Marketing

Taco Bell plucks a trio of young chefs to reimagine the Crunchwrap

The Mexican fast-food chain launched a program to spotlight emerging chefs. The first group will develop a new type of the Crunchwrap Supreme.
Taco Bell
From left: Jennifer Hwa Dobbertin, Reuben Asaram, Taco Bell's Liz Matthews and Lawrence Smith.

In this era of increasingly sophisticated phishing scams, it’s perfectly understandable that Reuben Asaram would have been skeptical when he was first approached by someone saying they represented Taco Bell and were interested in a partnership.

“They literally slid into our DMs,” Asaram said. “I thought it was a scam because we get some scammy stuff.”

Alas, it was no scam and no joke and life has been “unbelievable ever since,” Asaram said. Asaram, Jennifer Hwa Dobbertin and Lawrence Smith comprise the first generation of TBX, Taco Bell’s new program featuring partnerships with emerging chefs.

Their first task will be to infuse their culinary styles with Taco Bell’s Crunchwrap Supreme.

The chefs will work on their versions of the Crunchwrap over the next couple of months. The goal is to release those three versions in their hometowns by the end of the year.

“So then we’re going to see where’s the pulse? Which one do we like?” Taco Bell CMO Taylor Montgomery said. “And then we’ll see how fast it’s going to take to scale. It just depends on what it is.”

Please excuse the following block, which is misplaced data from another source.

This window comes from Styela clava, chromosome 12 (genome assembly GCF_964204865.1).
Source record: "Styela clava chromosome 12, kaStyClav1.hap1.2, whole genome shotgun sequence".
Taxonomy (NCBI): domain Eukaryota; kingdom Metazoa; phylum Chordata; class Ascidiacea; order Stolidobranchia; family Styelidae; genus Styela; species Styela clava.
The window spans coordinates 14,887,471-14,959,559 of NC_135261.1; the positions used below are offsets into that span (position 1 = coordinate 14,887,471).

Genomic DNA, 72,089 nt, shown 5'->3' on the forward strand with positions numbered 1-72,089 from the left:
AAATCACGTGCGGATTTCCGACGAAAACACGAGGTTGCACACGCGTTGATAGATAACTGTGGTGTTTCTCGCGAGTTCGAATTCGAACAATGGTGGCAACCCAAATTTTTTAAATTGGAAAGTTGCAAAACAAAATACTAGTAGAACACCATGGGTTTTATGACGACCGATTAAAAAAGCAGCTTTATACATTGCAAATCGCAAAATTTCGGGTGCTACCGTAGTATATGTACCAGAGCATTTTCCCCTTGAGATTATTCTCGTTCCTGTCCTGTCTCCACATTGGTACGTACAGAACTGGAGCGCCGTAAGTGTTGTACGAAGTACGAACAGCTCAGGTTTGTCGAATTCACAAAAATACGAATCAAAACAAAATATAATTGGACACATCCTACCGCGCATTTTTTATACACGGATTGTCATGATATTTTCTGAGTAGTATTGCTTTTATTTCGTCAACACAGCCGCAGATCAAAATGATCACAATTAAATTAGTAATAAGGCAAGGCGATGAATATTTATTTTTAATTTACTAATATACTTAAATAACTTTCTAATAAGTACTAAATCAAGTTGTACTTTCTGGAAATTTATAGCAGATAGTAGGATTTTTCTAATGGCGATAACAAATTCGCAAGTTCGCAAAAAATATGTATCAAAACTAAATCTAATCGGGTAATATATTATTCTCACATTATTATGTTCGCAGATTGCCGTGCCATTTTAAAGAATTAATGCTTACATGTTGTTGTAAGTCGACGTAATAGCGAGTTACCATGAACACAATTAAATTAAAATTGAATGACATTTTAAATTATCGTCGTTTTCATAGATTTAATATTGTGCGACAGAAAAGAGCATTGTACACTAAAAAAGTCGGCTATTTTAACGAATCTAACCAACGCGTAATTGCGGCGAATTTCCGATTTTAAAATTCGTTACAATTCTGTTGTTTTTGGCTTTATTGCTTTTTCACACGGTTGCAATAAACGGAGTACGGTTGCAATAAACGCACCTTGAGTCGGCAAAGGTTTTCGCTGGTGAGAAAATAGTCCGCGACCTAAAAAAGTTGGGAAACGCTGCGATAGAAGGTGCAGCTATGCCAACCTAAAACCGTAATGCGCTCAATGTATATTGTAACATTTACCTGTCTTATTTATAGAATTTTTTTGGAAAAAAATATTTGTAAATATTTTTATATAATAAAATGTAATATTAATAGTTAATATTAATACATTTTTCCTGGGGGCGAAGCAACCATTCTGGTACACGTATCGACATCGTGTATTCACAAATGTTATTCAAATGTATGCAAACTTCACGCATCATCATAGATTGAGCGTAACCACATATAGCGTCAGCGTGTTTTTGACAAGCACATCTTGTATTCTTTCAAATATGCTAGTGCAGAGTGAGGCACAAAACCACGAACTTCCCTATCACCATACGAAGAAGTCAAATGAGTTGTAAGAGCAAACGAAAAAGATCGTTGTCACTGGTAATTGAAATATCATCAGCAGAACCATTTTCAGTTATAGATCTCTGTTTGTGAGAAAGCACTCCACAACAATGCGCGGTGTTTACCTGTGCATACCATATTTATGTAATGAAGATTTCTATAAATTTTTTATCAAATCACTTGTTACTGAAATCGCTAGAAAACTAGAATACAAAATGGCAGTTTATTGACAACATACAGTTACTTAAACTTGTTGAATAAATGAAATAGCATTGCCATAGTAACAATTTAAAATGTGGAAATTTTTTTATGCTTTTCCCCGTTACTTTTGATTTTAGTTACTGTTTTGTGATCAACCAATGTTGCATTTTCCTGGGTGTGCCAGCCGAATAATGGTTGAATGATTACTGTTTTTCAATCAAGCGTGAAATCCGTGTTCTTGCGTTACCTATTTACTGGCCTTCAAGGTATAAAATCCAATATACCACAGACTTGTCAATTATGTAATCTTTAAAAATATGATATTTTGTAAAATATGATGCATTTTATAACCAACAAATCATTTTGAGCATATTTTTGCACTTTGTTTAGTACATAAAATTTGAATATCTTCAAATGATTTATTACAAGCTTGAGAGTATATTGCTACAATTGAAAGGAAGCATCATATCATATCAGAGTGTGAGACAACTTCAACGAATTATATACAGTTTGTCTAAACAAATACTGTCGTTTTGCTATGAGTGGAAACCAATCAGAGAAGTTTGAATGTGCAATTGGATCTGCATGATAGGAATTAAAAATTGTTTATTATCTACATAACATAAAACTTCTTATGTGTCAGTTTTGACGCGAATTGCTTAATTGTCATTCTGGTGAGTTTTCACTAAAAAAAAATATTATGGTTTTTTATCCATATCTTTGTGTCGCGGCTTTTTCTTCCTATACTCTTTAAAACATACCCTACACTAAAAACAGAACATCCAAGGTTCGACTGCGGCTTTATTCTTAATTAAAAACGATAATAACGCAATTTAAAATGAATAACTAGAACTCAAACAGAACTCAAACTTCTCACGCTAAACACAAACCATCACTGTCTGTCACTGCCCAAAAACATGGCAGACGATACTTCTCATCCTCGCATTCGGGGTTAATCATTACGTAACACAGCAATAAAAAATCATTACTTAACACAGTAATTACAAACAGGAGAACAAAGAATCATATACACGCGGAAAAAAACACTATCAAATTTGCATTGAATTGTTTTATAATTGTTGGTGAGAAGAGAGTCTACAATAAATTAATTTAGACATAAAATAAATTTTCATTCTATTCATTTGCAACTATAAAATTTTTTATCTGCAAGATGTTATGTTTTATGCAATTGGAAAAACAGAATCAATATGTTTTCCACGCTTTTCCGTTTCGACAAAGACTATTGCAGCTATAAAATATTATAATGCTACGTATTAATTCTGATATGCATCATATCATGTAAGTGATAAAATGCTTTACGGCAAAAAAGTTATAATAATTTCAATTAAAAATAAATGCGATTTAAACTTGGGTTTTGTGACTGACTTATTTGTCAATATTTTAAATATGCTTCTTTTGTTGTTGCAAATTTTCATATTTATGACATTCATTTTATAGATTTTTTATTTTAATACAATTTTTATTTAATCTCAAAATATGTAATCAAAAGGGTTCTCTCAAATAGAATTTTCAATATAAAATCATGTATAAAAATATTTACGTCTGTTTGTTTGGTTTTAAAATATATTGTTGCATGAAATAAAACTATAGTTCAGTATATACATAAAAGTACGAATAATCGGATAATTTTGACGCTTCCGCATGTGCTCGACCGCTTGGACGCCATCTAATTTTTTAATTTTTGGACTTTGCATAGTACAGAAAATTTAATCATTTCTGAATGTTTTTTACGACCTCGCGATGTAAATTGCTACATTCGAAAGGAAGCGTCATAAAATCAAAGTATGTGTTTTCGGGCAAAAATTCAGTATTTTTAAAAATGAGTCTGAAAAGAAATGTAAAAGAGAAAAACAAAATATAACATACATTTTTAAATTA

“But if consumers respond well, that’s something that we want to get out there as soon as possible for the chefs and for us and for our fans,” he added.

For the brand, the program can potentially lead to the creation of an innovative new product while helping one of the most innovative fast-food chains in the U.S. learn more about the creative process. It also provides a trio of young chefs with the support of one of the country’s biggest brands.

“I love the program,” Liz Matthews, chief food innovation officer for Taco Bell, said in an interview. “There’s so many talented people out there, young chefs. I love the whole concept. Because we’re supporting them. And we’re also going to be curating something together.”

Here’s a look at the three chefs.

Jennifer Hwa Dobbertin was born in San Antonio. Both her parents are from China. Her Taiwanese mother moved to the U.S. in the late 1970s. “I grew up in a restaurant, a failing restaurant that bankrupted our family and also divorced my parents,” she said.

She went to grad school, received her master’s degree in international relations and moved abroad for a while. And then she quit that job, moved back to San Antonio, and got a job as a fry cook at a popular local restaurant. “My parents were pretty mortified,” Dobbertin said.

Dobbertin opened her own fast-casual ramen concept in 2016, called Tenko Ramen. In 2018 she developed a new concept called Best Quality Daughter through a series of pop-up dinners designed to address the lack of Asian-American female chefs in South Texas.

Working alongside fellow chef Anne Ng and artist Jennifer Ling Datchuk, Best Quality Daughter then opened its first brick-and-mortar in San Antonio.